What are sustainability-linked loans and why are they struggling? 

Once the darling of green banking, sustainability-linked loans are falling out of favour. Isaac Hanson finds out why.

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Sustainability-linked loans, a form of debt issuance linked to hitting certain sustainability targets, are haemorrhaging clients – in line with falling green investment across the board. 

Sustainability-linked loans are a relatively new – and increasingly controversial – form of loan for which interest rates are linked to hitting sustainability targets. The idea is to give businesses an incentive to get greener while improving the ESG credentials of issuers and issuees. It should be a win-win. The problem is that a lack of regulation has meant the targets have often not gone much further than words like green or sustainable. 

GlobalCapital’sJon Hay argued in February that such loans have too many performance indicators and too little disclosure to be effective or trusted. Earlier this week, Bloomberg’sdata bore that out, showing that sustainability-linked loan issuance fell 56% in 2023 and has fallen by 74% so far this year. 

This fall from grace was not inevitable. After their 2017 debut, the loans’ popularity skyrocketed, creating about $688bn of finance between then and 2021 – 85% of all sustainability-linked financing, according to an IFC report. The same report, published in January 2022, holds some insights into the problems that were to come. 

While green metrics remained the predominant way to assess interest rates, metrics including female staff and worker safety were experiencing monumental growth – 1,364% in the case of the former. While undeniably important, their link to sustainability is less than apparent. 

The failure to self-regulate led to a watershed in 2023 when the UK’s Financial Conduct Authority published a letter raising concerns with the sustainability-linked loan market ranging from a lack of trust to potential conflicts of interest. The independent regulatory body said: “We also noted a general sentiment among banks that the ‘relationship’ may matter more than the borrower’s sustainability credentials – the former may therefore disproportionately drive the bank’s decision to participate in the loan.” 

Can sustainability-linked loans recover?

Regulation is not yet forthcoming, placing sustainability-linked loans in a tough spot: unregulated enough not to be trusted but with the looming threat that future measures could render previous loans invalid. 

Jeff Walker, head of sustainable finance at consultancy ENGIE Impact tells Energy Monitor: “The falloff in SLLs [sustainability-linked loans] can be explained by the confluence of two factors. The market is becoming more incredulous of the sustainability KPIs that companies attach to their SLLs, and demanding more credible, meaningful measures. In that environment, it’s no wonder that companies are feeling trigger-shy and are reluctant to step out with a SLL that could be perceived as lacking ambition.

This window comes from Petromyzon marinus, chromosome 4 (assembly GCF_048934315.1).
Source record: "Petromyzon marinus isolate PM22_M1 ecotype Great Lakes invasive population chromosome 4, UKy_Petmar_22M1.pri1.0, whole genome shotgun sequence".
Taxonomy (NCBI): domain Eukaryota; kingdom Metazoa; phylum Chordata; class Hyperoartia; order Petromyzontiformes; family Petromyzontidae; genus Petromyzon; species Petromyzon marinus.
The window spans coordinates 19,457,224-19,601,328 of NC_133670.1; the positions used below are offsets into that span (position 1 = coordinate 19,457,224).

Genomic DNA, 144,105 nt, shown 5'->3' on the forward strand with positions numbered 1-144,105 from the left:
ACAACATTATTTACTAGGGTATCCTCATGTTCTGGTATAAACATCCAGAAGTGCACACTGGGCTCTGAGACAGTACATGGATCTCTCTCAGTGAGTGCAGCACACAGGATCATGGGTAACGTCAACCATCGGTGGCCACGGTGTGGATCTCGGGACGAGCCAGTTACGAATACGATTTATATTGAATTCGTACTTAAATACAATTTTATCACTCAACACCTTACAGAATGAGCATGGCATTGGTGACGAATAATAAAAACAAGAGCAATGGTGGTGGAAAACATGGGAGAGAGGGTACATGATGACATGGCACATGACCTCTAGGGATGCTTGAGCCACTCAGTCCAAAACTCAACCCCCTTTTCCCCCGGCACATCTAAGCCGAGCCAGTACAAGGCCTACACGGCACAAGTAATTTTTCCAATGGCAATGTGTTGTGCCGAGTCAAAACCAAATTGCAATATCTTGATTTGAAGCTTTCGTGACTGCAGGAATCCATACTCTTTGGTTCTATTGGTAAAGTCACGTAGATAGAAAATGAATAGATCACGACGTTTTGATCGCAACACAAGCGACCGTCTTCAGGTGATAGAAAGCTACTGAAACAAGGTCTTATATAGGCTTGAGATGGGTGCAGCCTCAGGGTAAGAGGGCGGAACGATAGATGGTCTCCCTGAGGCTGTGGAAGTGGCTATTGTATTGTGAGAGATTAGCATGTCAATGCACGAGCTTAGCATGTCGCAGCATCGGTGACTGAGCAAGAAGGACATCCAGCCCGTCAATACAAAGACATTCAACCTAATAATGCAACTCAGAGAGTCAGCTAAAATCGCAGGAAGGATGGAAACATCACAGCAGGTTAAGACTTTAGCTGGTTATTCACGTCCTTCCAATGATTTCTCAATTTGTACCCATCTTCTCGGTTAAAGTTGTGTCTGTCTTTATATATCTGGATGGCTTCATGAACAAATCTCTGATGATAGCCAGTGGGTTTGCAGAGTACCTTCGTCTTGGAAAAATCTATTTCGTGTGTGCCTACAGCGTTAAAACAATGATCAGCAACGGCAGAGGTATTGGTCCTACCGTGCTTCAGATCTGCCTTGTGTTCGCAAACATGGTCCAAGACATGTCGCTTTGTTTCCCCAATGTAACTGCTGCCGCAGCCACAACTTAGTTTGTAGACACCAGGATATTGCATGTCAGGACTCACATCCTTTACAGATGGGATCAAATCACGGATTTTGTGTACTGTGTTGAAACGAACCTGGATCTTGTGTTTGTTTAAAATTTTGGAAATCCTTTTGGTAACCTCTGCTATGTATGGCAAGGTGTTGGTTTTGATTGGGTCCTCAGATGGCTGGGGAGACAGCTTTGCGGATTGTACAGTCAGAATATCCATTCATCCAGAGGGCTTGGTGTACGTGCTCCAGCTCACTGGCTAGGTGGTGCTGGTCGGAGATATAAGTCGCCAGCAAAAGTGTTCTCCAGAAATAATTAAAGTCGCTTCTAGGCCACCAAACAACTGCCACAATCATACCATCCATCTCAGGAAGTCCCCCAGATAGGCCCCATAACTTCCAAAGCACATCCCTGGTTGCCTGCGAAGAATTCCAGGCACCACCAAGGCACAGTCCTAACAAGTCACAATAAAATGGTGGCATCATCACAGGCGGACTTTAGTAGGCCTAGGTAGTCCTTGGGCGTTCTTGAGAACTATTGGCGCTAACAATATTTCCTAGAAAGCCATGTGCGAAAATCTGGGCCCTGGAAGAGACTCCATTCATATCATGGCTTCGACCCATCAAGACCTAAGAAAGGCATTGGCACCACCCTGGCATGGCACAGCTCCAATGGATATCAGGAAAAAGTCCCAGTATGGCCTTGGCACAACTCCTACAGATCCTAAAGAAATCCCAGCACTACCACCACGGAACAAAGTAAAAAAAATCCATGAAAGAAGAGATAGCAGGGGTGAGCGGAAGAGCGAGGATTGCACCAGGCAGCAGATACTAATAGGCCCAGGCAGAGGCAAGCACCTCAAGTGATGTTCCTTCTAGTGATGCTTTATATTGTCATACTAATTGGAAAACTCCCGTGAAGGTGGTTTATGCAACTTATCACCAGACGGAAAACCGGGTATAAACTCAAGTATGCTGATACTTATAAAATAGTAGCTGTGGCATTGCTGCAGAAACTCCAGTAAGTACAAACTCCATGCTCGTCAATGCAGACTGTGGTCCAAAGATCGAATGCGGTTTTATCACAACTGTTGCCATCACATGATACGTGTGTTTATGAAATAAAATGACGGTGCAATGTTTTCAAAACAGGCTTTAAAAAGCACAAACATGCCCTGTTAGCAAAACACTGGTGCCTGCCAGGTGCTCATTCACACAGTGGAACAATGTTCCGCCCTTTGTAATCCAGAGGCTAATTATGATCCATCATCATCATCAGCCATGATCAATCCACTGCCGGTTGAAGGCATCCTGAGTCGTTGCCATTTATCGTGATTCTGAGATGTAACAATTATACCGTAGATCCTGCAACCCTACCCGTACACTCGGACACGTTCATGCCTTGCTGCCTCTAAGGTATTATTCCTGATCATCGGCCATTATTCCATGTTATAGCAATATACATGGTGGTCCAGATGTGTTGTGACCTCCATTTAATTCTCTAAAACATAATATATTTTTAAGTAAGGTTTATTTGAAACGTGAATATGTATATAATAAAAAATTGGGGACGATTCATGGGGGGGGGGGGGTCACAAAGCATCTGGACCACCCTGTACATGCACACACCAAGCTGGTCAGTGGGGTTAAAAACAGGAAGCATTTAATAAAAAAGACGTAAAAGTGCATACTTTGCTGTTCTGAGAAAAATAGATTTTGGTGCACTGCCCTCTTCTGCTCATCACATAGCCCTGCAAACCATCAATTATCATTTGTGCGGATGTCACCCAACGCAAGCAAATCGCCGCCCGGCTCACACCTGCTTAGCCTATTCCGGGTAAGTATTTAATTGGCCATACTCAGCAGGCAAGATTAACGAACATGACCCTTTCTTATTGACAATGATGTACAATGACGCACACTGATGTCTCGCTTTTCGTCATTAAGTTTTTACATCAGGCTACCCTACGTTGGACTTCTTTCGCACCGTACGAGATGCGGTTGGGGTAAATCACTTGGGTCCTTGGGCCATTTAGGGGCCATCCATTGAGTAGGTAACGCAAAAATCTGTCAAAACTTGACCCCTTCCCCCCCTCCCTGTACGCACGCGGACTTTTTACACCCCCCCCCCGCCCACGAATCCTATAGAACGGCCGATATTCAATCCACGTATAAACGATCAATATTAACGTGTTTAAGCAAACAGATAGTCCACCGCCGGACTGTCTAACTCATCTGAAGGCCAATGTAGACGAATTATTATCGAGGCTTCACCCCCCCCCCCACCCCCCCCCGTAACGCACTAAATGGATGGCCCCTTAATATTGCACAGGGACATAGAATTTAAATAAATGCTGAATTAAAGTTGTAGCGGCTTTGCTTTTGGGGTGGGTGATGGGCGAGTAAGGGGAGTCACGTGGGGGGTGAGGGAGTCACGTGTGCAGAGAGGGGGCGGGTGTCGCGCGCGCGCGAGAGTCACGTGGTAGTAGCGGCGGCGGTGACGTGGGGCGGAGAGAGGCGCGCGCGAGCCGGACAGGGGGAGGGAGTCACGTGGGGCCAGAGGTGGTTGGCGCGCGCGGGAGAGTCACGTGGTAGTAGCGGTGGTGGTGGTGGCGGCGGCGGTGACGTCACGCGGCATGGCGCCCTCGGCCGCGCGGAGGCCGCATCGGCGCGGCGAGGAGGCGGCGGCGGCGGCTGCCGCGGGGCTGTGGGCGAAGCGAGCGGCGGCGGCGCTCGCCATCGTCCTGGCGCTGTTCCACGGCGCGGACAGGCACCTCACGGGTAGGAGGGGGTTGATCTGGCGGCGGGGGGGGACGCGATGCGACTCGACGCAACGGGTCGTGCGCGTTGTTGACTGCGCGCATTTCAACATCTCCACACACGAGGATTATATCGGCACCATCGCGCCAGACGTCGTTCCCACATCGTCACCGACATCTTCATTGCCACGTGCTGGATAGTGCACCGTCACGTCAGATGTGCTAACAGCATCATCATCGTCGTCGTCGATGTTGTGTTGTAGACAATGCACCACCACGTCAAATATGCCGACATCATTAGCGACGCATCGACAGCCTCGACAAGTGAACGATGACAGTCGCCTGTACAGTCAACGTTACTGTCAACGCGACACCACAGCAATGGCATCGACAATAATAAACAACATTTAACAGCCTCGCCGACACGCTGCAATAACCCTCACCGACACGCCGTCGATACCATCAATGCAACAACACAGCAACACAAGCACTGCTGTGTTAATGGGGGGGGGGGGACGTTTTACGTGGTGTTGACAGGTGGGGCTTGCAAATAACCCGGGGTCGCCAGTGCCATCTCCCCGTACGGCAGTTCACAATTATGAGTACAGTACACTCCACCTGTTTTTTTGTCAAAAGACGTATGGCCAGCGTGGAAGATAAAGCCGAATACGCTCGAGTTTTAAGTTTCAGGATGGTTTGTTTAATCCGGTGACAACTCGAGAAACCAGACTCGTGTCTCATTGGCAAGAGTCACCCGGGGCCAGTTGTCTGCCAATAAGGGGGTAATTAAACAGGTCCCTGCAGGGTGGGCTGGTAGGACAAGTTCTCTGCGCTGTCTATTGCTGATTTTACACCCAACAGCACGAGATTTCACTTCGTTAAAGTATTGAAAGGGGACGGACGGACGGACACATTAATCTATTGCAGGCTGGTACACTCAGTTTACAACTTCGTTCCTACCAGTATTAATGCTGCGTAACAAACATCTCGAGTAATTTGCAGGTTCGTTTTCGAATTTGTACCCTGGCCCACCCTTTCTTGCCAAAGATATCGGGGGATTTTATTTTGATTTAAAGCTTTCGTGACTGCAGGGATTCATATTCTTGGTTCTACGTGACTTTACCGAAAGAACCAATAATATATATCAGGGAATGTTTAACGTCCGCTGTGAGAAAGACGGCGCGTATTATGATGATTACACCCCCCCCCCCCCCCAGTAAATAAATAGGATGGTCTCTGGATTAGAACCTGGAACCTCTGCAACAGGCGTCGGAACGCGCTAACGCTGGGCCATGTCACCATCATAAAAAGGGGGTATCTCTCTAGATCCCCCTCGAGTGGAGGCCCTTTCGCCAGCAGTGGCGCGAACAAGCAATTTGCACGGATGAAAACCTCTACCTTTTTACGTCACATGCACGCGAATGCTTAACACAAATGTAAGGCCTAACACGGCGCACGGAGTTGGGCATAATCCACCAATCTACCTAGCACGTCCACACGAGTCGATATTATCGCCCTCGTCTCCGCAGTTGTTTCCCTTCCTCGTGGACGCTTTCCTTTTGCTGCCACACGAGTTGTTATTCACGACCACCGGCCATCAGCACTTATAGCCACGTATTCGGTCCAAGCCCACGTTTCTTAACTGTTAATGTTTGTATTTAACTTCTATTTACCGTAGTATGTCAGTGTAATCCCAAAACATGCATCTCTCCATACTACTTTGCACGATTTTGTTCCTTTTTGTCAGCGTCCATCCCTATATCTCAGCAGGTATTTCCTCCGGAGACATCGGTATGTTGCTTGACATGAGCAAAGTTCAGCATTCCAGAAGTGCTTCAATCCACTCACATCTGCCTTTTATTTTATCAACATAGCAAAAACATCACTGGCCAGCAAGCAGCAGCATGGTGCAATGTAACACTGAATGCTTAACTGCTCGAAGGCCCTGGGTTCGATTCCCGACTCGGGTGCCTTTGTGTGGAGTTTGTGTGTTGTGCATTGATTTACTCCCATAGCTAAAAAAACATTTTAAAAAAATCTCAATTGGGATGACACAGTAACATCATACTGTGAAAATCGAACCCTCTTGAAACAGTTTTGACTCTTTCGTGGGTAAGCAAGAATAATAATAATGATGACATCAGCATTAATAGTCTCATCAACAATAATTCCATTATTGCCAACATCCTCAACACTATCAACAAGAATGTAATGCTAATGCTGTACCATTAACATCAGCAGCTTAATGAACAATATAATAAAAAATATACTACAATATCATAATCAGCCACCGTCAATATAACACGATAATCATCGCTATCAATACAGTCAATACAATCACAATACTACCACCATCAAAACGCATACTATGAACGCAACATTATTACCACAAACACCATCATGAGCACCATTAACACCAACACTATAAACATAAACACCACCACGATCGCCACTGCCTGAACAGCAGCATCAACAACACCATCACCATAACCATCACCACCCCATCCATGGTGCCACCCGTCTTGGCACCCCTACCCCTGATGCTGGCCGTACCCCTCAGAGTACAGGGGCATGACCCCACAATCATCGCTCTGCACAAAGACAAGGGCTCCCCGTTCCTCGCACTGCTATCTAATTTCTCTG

“In parallel, there are regulatory changes afoot, particularly in Europe, that seek to define what is considered sustainable. Issuers would be wise to wait for more clarity on these regulations to ensure that any SLLs they issue track the common understanding of what qualifies as sustainable. Both of these factors are evidence of a market in flux, so we shouldn’t be surprised to see a resurgence of SLLs when there’s a realignment of market expectations, regulatory clarity and issuer objectives.” 

This, alongside a broad trend of slowing green investment in recent years, has driven corporations and banks away from the product. It may not be the end for sustainability-linked loans, however. 

Last month, behavioural economist David Lewis told Energy Monitor’s sister publication Private Banker International that while the general decline in ESG investing may be disheartening, the funds that remain may be stronger, greener and more enticing to investors, building the sector back in a truly sustainable fashion. 

Other industry experts are also hopeful. Branson Knowles, head of US digital banking at Top Mobile Banks, tells us: “Some banks may be ‘ESG-washing’, but many have actually committed to meaningful work. Accountability and openness provide a difficulty. This could be addressed by independent auditing of loan terms and sustainability targets. Industry standards would be beneficial as well, but we don’t want to impede innovation. 

“Ultimately, SLLs require commitment from both lenders and borrowers. Banks must incentivise ambition, not laxity. Borrowers should set targets aligned with science-based pathways. Progress requires collaboration, not finger-pointing. With care and vigilance, these tools can still drive progress.” 

Co-founder of Emitwize Mauro Cozzi explains that the difficulties sustainability-linked loans face are tough, but not insurmountable, stressing  the role of the CSRD: “We are not surprised by the recent news regarding SLLs haemorrhaging clients due to greenwashing fears. SLLs require robust underlying data to demonstrate compliance. In the past, lax scrutiny allowed companies to present questionable data on carbon reduction efforts. 

“But now, with the Corporate Sustainability Reporting Directive (CSRD) demanding auditable data, companies are having to reassess their readiness for SLLs. To combat greenwashing and restore confidence in SLLs, companies must prioritise obtaining accurate and auditable data.”